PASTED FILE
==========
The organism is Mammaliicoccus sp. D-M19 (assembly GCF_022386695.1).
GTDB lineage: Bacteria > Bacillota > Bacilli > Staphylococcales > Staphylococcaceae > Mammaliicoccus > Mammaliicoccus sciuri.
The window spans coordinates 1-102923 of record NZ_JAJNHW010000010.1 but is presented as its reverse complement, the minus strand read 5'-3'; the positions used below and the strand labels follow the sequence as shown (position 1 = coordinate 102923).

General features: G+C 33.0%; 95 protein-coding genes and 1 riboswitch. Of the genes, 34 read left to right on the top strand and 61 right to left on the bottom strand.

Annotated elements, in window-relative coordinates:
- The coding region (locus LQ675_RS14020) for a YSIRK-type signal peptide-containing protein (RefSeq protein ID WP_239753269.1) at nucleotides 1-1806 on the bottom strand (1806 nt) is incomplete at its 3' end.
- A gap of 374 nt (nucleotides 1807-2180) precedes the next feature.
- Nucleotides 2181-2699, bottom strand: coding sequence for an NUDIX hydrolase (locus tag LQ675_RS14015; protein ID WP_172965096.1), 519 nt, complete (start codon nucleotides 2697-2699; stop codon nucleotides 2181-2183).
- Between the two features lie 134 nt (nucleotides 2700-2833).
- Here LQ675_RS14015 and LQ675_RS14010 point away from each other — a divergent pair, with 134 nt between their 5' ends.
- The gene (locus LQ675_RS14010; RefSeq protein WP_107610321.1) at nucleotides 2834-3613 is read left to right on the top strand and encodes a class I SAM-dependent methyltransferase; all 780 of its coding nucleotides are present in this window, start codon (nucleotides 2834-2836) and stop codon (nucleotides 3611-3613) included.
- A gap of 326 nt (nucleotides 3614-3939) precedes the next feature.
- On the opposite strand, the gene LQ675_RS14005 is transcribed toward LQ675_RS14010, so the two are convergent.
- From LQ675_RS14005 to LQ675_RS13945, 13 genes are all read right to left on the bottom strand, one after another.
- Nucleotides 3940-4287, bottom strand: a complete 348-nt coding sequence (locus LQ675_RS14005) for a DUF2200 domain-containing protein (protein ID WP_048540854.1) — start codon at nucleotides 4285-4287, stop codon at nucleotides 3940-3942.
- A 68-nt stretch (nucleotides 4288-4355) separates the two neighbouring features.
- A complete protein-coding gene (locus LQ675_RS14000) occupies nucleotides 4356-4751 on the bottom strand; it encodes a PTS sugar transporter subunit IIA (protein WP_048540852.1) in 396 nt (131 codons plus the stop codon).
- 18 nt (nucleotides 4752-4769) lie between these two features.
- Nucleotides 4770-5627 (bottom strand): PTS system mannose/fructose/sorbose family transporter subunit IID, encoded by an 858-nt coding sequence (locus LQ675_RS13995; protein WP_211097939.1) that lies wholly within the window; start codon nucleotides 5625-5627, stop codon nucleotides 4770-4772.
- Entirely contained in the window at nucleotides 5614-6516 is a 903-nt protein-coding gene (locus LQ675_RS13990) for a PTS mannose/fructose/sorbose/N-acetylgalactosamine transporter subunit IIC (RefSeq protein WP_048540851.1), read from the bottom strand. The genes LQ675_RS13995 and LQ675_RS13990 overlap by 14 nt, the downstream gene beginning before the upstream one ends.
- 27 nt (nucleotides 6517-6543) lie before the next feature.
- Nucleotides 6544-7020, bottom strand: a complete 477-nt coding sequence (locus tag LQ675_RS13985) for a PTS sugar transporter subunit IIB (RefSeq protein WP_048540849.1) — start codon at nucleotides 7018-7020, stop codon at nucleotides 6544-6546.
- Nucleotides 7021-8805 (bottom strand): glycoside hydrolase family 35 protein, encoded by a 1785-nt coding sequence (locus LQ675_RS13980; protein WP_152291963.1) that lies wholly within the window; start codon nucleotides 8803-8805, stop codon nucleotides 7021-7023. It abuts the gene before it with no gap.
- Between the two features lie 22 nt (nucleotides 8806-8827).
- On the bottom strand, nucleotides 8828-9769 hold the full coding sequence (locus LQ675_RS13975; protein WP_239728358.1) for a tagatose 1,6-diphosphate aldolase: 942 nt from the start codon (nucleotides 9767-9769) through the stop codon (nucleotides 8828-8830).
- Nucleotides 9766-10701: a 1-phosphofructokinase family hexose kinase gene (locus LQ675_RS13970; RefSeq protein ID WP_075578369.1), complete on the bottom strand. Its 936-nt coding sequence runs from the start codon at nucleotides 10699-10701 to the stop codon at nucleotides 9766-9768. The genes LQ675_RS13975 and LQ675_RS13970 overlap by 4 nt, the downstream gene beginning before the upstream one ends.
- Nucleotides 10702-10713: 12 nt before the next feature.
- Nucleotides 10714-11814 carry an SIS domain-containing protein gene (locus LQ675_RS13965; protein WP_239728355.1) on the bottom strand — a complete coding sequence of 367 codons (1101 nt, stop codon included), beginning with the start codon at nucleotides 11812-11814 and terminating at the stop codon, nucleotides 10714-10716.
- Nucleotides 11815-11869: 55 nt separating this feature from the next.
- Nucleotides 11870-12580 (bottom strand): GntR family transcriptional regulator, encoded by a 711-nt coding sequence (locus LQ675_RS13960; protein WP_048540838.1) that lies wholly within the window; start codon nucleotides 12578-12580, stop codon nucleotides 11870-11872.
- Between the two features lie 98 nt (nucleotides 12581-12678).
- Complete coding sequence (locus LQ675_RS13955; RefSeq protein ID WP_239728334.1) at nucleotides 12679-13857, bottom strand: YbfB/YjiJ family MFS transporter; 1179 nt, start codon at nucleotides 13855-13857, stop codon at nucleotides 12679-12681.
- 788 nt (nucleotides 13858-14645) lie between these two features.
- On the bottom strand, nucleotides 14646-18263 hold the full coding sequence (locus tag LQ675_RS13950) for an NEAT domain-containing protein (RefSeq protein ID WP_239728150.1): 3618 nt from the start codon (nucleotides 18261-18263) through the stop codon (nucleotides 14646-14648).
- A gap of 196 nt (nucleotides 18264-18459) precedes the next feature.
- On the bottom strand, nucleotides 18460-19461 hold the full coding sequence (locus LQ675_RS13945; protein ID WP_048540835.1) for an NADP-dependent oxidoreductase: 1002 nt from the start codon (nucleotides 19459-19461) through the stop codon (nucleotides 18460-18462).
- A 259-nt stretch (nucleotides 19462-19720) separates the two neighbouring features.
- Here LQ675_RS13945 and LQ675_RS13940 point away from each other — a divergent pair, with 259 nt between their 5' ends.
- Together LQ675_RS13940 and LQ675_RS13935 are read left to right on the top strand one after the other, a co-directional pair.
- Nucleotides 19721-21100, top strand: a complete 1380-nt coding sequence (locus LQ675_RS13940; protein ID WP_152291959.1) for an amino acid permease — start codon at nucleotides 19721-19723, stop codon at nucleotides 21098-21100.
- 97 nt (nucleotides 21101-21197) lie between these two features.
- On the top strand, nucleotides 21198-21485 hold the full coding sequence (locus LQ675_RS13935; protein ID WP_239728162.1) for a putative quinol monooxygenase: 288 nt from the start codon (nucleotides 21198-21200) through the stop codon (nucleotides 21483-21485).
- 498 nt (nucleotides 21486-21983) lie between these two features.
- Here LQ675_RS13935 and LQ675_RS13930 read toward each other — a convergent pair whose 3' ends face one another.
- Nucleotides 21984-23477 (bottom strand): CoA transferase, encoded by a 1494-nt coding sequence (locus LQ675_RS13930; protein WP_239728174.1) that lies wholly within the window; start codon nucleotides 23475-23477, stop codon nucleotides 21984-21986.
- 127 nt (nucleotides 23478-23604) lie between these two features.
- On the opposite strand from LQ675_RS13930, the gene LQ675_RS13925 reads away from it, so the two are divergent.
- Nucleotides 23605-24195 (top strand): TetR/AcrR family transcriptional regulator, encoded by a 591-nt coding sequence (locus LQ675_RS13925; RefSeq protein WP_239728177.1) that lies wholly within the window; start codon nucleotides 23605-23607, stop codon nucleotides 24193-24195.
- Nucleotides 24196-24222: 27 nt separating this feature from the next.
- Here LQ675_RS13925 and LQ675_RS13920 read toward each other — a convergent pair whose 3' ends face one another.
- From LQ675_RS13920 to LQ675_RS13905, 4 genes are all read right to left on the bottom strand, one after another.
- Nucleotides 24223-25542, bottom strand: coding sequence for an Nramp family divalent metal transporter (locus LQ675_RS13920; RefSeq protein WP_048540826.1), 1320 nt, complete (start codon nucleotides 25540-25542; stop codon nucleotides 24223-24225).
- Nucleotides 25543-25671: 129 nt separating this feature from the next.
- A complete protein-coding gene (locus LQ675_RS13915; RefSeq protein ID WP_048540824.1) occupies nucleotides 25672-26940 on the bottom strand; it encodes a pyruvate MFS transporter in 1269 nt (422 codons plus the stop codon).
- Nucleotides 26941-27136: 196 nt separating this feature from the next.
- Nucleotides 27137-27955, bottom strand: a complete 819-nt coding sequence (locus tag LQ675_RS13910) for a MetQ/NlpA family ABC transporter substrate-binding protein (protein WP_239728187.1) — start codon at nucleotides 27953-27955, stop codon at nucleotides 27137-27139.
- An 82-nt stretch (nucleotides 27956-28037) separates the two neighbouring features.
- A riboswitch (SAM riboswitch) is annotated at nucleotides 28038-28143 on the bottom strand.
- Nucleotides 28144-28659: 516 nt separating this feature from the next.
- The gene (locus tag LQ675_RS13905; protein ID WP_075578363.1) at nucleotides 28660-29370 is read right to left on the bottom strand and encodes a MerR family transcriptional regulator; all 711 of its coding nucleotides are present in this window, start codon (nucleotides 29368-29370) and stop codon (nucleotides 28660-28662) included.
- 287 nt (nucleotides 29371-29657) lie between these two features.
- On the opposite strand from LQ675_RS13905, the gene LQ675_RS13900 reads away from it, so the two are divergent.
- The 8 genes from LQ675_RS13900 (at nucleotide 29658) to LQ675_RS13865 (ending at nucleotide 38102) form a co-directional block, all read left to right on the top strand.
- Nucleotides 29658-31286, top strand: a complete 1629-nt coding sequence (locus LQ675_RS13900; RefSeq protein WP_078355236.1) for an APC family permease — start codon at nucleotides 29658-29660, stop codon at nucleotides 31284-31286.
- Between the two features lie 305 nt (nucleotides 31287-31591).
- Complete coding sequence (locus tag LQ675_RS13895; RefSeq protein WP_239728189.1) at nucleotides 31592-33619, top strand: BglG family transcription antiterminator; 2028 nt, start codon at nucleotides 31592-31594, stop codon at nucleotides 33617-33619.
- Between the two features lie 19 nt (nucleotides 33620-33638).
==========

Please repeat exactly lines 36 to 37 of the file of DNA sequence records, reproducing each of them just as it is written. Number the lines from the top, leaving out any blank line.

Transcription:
- On the bottom strand, nucleotides 18460-19461 hold the full coding sequence (locus LQ675_RS13945; protein ID WP_048540835.1) for an NADP-dependent oxidoreductase: 1002 nt from the start codon (nucleotides 19459-19461) through the stop codon (nucleotides 18460-18462).
- A 259-nt stretch (nucleotides 19462-19720) separates the two neighbouring features.